"The details of the calls made from the mobile phones are being analysed. We are checking whether any phone calls were made to the ISI [Inter-Services Intelligence] of Pakistan," one officer said.

With the conspiracy busted, the police have now turned their attention to stepping up security. A vigil is being maintained at godowns where explosives are stored and at State borders to check smuggling of explosives. A list of Bangladeshis and Pakistanis staying in the State is being prepared and their movements are monitored. Muslims from Jammu and Kashmir, who have set up antique shops in Mamallapuram, Kanyakumari and Thanjavur and at posh hotels, are under surveillance. The police are monitoring those who do hawala transactions.

Members of the jehadi organisations are also under the scanner. "We are sensitising officials and security personnel belonging to railway stations, airports, information technology parks and shopping malls. We are sharing intelligence with the Intelligence Bureau, the Research & Analysis Wing and the State intelligence agencies," an intelligence officer said.

Security has been stepped up several notches at the Madras Atomic Power Station at Kalpakkam and the Kudankulam Nuclear Power Project in Tirunelveli district. Anti-aircraft guns are in position at Kalpakkam and Kudankulam complexes, and personnel of the three services have been posted at Kudankulam.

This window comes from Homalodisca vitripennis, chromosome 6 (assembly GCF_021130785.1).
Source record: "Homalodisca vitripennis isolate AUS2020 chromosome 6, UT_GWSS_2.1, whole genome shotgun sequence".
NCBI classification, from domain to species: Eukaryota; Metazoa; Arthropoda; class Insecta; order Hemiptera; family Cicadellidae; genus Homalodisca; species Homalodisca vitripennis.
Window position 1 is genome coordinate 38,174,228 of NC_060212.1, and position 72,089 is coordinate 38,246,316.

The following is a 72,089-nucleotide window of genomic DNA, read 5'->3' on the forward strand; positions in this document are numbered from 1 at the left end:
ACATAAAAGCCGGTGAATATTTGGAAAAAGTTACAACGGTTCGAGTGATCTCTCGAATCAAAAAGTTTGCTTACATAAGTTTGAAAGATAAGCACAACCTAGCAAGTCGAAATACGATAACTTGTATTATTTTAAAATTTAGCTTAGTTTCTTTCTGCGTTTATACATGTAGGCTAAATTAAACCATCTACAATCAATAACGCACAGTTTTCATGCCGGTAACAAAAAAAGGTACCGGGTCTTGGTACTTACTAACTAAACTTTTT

The activities of about 90 Al Umma militants, who were released from prison after they served their terms in the Coimbatore blasts case, are worrying the police. "Their rehabilitation is not proper. Ninety militants out in the open is not a small matter," said a police officer. Some of them have taken to abduction of people dealing in real estate to demand ransom. Another group keeps a watch on employees of jewellery shops who transport gold and allegedly rob them of gold. A third group is smuggling rice meant for the Public Distribution System (PDS) to Kerala, where they make a profit by selling the stock. "The profit goes for jehad," the officer added.

The police are also monitoring the activities of Al Munthaquem Force, an organisation floated by the supporters of Imam Ali. Imam Ali's supporters are active in Madurai, Dindigul, Tiruchi, Tirunelveli and Tuticorin. They conduct abductions and hold kangaroo courts, among other things, to raise money.

The police are also taking measures to detain 11 Islamist militants who are absconding. They are Thoufeek; Abu Bucker Siddiqui of Nagore; 'Tailor' Raja, an accused in the Coimbatore blasts case; Mujibur Rehman of Coimbatore; Nuhu alias Rasheed of Kozhikode in Kerala; Mushtaq Ahmed of Vaniyambadi; Kunju Mohammed of Malappuram, Kerala; Mohammed Ali of Melapalyam, Tirunelveli; Ayub of Selvapuram, Coimbatore; and Abu Ummer and Abu Hamsa, both of Hyderabad.

Twenty-one members of the banned Students' Islamic Movement of India (SIMI) are facing trial in 11 cases in Tamil Nadu.